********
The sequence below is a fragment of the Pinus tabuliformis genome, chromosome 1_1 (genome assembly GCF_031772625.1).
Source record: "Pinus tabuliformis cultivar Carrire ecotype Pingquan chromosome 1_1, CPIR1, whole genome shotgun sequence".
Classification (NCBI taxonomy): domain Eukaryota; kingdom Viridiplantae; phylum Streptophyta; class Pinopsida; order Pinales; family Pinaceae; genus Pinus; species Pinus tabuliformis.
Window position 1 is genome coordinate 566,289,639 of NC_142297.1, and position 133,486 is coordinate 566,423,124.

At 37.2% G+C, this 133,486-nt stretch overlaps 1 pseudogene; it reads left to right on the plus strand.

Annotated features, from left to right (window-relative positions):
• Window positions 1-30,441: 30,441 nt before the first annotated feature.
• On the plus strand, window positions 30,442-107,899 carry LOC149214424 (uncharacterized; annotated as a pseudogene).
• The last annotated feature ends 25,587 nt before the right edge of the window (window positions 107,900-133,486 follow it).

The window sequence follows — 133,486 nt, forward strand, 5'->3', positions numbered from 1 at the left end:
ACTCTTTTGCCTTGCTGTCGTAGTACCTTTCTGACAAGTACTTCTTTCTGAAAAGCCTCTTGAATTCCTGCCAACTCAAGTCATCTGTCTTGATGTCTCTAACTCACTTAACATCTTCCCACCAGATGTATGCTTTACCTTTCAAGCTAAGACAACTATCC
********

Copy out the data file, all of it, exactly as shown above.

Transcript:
The sequence below is a fragment of the Pinus tabuliformis genome, chromosome 1_1 (genome assembly GCF_031772625.1).
Source record: "Pinus tabuliformis cultivar Carrire ecotype Pingquan chromosome 1_1, CPIR1, whole genome shotgun sequence".
Classification (NCBI taxonomy): domain Eukaryota; kingdom Viridiplantae; phylum Streptophyta; class Pinopsida; order Pinales; family Pinaceae; genus Pinus; species Pinus tabuliformis.
Window position 1 is genome coordinate 566,289,639 of NC_142297.1, and position 133,486 is coordinate 566,423,124.

At 37.2% G+C, this 133,486-nt stretch overlaps 1 pseudogene; it reads left to right on the plus strand.

Annotated features, from left to right (window-relative positions):
• Window positions 1-30,441: 30,441 nt before the first annotated feature.
• On the plus strand, window positions 30,442-107,899 carry LOC149214424 (uncharacterized; annotated as a pseudogene).
• The last annotated feature ends 25,587 nt before the right edge of the window (window positions 107,900-133,486 follow it).

The window sequence follows — 133,486 nt, forward strand, 5'->3', positions numbered from 1 at the left end:
ACTCTTTTGCCTTGCTGTCGTAGTACCTTTCTGACAAGTACTTCTTTCTGAAAAGCCTCTTGAATTCCTGCCAACTCAAGTCATCTGTCTTGATGTCTCTAACTCACTTAACATCTTCCCACCAGATGTATGCTTTACCTTTCAAGCTAAGACAACTATCC